For the most part, the students seemed to grasp her English words, but bilingual aide Isaak Mohamed occasionally translated into Somali when he sensed kids didn’t understand something. Emmons later pointed out that it typically takes five to eight years for ESL students to gain academic language competence.
When Emmons instructed the students to put on their thinking caps for a particularly challenging problem, one of the girls joked that her hijab is her thinking cap, prompting giggles throughout the traditional American classroom lined with artwork, word lists and grammar reminders.
One of the girls, Khadijo Hussein, who had only been in Barron for six weeks and had no prior schooling, received one-on-one attention from Mohamed.
In some ways, even though the ESL program is well established, today’s new arrivals present a greater challenge than the original Somalis because now they often come straight from Africa, some without even the ability to write their name, Frandsen said. The first wave frequently arrived in Minnesota and learned at least a few basics about American culture before the secondary migration to Barron.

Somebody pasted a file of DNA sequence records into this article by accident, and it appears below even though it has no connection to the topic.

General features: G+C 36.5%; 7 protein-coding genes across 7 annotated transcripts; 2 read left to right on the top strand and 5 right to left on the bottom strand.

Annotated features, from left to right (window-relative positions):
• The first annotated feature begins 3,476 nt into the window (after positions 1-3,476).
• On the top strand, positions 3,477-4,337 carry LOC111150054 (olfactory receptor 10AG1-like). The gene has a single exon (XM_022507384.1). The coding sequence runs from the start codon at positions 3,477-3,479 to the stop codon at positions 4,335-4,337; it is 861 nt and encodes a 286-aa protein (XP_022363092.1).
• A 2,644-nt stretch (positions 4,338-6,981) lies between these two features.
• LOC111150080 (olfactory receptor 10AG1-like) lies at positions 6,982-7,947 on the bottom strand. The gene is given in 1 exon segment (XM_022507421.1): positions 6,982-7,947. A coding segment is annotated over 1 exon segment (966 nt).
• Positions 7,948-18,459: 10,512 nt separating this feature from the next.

The ultimate goal for the district’s high-impact English instruction approach to ESL is simple: “We want to give them a good education and help make them contributing members of society,” Broeren said.
It helps, he said, that the Somali population embraces education as the way to get ahead.
Still, the challenge never goes away because new Somalis keep moving to Barron, and the city’s adult Somali population still has many people who struggle with English.
As a testament to the language imbalance, 10-year-old Abdikafi Garad and his 15-year-old sister, Warda Garad, recently confided that they often read mail and translate documents for their parents, Noor and Jimale, who both work at Jennie-O. The family’s six school-age children are all fluent in English and Somali.
The language barrier remains the biggest obstacle preventing Somalis from more completely integrating into Barron society, even though most of them are working to overcome it, Mohamed said.
“The more they learn English, the more diversity understanding there will be in the entire community of Barron,” Mohamed said. “That helps people to get to know each other and communicate better.”
Not just for kicks